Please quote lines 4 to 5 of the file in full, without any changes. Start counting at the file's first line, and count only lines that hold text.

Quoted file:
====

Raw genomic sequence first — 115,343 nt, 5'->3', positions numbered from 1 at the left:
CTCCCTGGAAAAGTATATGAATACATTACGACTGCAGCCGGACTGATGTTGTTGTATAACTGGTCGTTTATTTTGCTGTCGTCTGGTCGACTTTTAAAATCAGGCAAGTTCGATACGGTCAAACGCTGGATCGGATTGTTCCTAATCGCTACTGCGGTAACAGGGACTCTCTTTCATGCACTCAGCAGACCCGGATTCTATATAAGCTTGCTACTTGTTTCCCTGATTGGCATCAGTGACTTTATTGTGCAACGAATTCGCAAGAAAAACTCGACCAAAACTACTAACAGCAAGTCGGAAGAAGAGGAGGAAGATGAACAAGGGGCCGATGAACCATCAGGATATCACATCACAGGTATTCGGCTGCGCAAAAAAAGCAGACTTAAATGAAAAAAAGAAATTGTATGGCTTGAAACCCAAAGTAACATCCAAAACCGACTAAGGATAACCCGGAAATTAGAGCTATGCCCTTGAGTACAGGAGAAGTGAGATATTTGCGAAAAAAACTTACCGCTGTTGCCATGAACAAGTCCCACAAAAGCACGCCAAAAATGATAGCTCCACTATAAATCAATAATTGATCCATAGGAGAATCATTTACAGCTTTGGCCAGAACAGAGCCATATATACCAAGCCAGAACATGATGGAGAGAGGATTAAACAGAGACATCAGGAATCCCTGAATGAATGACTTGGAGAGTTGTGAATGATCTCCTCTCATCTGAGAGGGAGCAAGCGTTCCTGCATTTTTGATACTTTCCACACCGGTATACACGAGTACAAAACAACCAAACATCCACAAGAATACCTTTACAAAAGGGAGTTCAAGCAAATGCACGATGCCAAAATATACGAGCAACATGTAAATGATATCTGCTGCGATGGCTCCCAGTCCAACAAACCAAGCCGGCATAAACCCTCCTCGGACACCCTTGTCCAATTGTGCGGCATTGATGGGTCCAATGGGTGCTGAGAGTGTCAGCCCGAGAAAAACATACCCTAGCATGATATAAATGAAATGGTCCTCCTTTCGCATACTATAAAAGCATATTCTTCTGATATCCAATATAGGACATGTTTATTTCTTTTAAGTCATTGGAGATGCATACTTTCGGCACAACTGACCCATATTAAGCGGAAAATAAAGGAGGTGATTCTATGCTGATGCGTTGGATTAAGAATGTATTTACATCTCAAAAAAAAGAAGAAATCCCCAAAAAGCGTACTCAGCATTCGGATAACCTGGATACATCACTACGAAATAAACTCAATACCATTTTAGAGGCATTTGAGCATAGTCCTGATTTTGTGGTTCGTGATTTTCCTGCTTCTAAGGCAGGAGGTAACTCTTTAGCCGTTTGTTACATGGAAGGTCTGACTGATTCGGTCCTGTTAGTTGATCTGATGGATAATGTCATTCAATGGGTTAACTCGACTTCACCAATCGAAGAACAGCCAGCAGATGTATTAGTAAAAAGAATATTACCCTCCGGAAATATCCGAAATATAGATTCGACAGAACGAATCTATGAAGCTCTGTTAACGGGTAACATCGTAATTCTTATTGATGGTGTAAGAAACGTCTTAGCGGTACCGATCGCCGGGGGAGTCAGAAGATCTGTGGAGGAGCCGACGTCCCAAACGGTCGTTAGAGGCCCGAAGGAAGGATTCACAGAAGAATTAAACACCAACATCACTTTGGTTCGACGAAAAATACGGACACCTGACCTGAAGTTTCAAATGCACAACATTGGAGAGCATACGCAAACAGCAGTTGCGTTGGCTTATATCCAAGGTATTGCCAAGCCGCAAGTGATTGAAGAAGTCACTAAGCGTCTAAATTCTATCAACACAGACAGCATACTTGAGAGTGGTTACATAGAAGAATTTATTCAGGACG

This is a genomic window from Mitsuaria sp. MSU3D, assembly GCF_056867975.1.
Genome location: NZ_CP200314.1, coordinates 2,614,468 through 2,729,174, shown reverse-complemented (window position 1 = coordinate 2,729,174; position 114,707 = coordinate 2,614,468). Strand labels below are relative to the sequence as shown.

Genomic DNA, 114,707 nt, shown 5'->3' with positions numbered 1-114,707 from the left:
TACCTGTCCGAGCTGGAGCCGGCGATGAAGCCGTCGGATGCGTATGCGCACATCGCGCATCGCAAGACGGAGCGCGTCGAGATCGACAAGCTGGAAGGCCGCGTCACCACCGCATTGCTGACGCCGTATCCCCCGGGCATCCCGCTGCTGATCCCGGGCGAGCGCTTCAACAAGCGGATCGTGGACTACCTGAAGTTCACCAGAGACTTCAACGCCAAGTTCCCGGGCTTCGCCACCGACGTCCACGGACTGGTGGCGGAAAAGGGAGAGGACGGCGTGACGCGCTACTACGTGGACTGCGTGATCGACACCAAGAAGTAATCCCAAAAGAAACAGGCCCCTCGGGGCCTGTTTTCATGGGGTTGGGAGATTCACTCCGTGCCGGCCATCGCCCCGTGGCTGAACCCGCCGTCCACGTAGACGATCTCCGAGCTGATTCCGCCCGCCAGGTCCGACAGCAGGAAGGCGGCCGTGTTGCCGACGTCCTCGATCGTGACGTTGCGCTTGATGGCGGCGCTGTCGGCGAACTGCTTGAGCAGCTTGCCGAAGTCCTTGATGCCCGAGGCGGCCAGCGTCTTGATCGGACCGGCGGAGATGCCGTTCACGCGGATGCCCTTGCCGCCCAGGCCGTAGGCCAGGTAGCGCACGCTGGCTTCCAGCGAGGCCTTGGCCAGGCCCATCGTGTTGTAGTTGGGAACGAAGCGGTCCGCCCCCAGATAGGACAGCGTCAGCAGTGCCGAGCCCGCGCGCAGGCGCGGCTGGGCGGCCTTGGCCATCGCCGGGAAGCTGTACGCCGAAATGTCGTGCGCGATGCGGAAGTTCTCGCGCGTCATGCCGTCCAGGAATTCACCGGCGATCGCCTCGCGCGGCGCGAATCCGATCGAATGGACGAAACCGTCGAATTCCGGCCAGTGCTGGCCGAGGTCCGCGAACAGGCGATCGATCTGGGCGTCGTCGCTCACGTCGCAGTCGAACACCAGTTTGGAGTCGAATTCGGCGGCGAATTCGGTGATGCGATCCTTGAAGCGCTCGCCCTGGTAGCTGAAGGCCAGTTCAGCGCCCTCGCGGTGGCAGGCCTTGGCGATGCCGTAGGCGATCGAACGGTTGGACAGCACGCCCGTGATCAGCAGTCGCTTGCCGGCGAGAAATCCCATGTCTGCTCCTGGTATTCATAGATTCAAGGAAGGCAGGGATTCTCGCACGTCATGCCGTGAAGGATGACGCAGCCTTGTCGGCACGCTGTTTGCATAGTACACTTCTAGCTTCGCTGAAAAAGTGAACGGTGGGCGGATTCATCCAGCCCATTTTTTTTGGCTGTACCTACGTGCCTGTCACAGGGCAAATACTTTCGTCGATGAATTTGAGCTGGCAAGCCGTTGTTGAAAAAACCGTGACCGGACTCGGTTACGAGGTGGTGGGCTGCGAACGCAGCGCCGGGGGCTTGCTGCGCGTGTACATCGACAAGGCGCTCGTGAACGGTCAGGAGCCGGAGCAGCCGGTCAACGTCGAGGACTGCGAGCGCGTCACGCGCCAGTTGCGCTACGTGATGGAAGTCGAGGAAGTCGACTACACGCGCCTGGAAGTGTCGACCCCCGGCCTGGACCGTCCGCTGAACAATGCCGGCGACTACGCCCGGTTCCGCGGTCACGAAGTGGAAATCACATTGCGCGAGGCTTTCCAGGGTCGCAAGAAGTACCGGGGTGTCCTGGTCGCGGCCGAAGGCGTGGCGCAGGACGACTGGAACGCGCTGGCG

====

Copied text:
Genome location: NZ_CP200314.1, coordinates 2,614,468 through 2,729,174, shown reverse-complemented (window position 1 = coordinate 2,729,174; position 114,707 = coordinate 2,614,468). Strand labels below are relative to the sequence as shown.

Genomic DNA, 114,707 nt, shown 5'->3' with positions numbered 1-114,707 from the left: